THE last two weeks have seen a lot of focus on the Queen’s life and that of her successor, but there has been very little discussion about the role and future of the institution of the monarchy itself.

With King Charles taking the throne, we can recognise the pain of a grieving family while also respectfully debating if this is the way we should be governed.

My Green colleagues and I have been clear in our republicanism, and we aren’t the only ones. It is easy to get the impression that the monarchy is almost unanimously supported.

It is not.

Polling from the British Future think tank has found that only 45% of people in Scotland support the monarchy as an institution, with over one-third opposed to it. Republicanism may not be a majority position, but it is far from the fringe view that it is often presented as.

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Our opposition is not to the individuals but to the fundamentally undemocratic system and the patriarchal institution they represent. One aspect that has received a lot of focus over the years is the decadence and the cost of royalty.

The stories of soaring royal spending feel particularly distasteful during a cost crisis that is plunging millions of people into poverty. But that is only a small part of the reason for opposing the institution. Even if it cost us nothing at all, that wouldn’t make it right.

So it is not just the class system and entrenched inequality that they represent. It is their role in our politics, which is far from the apolitical one that we are often told about. On the contrary, it is a deeply political institution.

Only last year, it was revealed that the royal family’s lawyers had lobbied Scottish ministers in a bid to secure an exemption from environmental legislation for their properties. But the political role that the institution has played has not been limited to these shores.

The royal family’s historic and symbolic role in propping up and fuelling the British Empire and colonialism is well documented.

Whether that is the involvement of previous monarchs in funding companies such as the Royal African Company, which directly dealt in slavery, or in the imagery and stories used to justify colonial rule. More recently, they have been used to provide political support for human rights abusers around the world. In this role, they have been used to legitimise the cruel and hypocritical foreign policy that successive governments have followed.

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We saw a particularly horrible example of this “soft power” in action in 2014 when Prince Charles (now King Charles) visited Saudi Arabia as part of a charm offensive to coincide with the ongoing fighter jet negotiation between the Saudi royal family and Europe’s biggest arms company, BAE Systems.

The deal had hit a wall due to a dispute over pricing. While there, Charles posed for the cameras and took part in a traditional sword dance in order to impress his repressive hosts. Images of the visit were broadcast all over the world. Then, as if by magic, the long-running pricing dispute was instantly resolved.

It was far from the only time that royalty has been used to cosy up to human rights-abusing regimes and dictatorships on behalf of big business.

Prince Andrew clocked up a horrific amount of air miles in an honorary role that he did on behalf of UK Trade & Investment before he had to withdraw following personal scandals. In that role, he regularly flaunted his position in the interests of arms dealers and other controversial industries.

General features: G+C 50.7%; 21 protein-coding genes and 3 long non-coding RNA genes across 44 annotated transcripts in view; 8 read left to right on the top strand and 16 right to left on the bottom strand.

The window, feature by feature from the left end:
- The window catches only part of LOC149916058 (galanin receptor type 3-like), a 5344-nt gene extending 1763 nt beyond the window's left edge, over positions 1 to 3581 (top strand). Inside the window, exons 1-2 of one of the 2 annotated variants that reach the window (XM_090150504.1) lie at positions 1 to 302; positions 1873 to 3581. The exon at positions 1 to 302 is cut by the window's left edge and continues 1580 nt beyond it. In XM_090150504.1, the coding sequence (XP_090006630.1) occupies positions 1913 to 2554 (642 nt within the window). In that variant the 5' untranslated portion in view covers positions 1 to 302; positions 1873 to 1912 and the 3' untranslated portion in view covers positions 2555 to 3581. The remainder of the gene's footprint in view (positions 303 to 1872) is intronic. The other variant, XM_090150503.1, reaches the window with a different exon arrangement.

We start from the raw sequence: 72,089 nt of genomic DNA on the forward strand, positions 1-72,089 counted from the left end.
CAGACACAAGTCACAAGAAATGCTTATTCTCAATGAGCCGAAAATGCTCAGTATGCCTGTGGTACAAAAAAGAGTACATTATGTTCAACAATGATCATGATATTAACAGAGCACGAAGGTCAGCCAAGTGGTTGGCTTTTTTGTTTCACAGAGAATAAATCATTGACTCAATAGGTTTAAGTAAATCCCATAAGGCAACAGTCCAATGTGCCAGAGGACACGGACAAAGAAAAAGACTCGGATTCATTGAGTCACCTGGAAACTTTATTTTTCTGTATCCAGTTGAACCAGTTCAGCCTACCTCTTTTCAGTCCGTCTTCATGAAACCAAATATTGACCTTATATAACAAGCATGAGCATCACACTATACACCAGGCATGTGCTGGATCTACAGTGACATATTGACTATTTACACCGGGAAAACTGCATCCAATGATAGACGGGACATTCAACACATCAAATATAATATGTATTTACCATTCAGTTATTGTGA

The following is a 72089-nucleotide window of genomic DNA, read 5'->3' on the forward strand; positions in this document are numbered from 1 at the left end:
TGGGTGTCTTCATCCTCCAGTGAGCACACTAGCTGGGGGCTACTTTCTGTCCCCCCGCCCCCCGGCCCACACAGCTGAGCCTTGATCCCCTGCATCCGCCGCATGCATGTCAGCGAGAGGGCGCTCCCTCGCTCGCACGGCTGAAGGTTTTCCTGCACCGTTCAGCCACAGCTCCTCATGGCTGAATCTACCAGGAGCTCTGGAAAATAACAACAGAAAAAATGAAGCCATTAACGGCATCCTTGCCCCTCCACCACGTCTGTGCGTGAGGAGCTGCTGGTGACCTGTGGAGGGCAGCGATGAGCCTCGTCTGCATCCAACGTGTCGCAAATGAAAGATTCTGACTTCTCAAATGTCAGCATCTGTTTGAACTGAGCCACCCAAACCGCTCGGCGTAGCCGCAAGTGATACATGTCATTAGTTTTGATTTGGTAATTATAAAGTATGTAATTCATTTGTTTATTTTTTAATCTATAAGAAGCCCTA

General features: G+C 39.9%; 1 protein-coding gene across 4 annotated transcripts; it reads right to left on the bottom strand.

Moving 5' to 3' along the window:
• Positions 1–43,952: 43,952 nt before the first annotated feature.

As one loose-lipped royal spokesperson told the Guardian in 2011: “He comes in as the son of the Queen, and that opens doors that otherwise would remain closed. He can raise problems with a crown prince, and weeks later, we discover the difficulties have been overcome and the contract can be signed.”

The spokesperson went even further, adding, with a tone that was paternalistic and borderline colonial: “We don’t send him to developed countries like France and Sweden, where a member of the royal family would not make a difference, but in developing countries, or the far east, a prince can get in because of who he is.”

In 2014, and amid a brutal crackdown, Prince Andrew joined his mother in hosting the Bahraini royal family at the Royal Windsor Horse Show, an act they repeated in 2019. These were not apolitical actions and will have been seen as a clear sign of support by the Bahraini regime and a slap in the faces of the human rights defenders that it has detained and tortured.

Prince Andrew may have been stripped of some of his titles and his wealth, but by accident of birth, he will be guaranteed a life of luxury and privilege beyond most people’s wildest dreams.

Is this really the best system of government we can have? Is it really a fitting way to govern any country in the 21st century?

The modern and progressive Scotland that the Greens want to build is one that is based on human rights, equality and democracy, rather than one where we are ruled based on a specific bloodline.

As we move closer to an independence referendum, it is right that we talk respectfully and freely about what Scotland could look like and how it could be governed.

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The idea that any family has the right to such power and status based on hereditary titles and unearned wealth is not one I could ever support, regardless of the personal qualities of the individuals in question.

Some will say that it is the wrong time to be asking these questions. But, with a new king taking the throne and a referendum only a year away, it is exactly the time to be having these conversations.

Across the Commonwealth, there are countries starting to plan for a post-monarchy future. In the years ahead, I hope that an independent Scotland can do the same.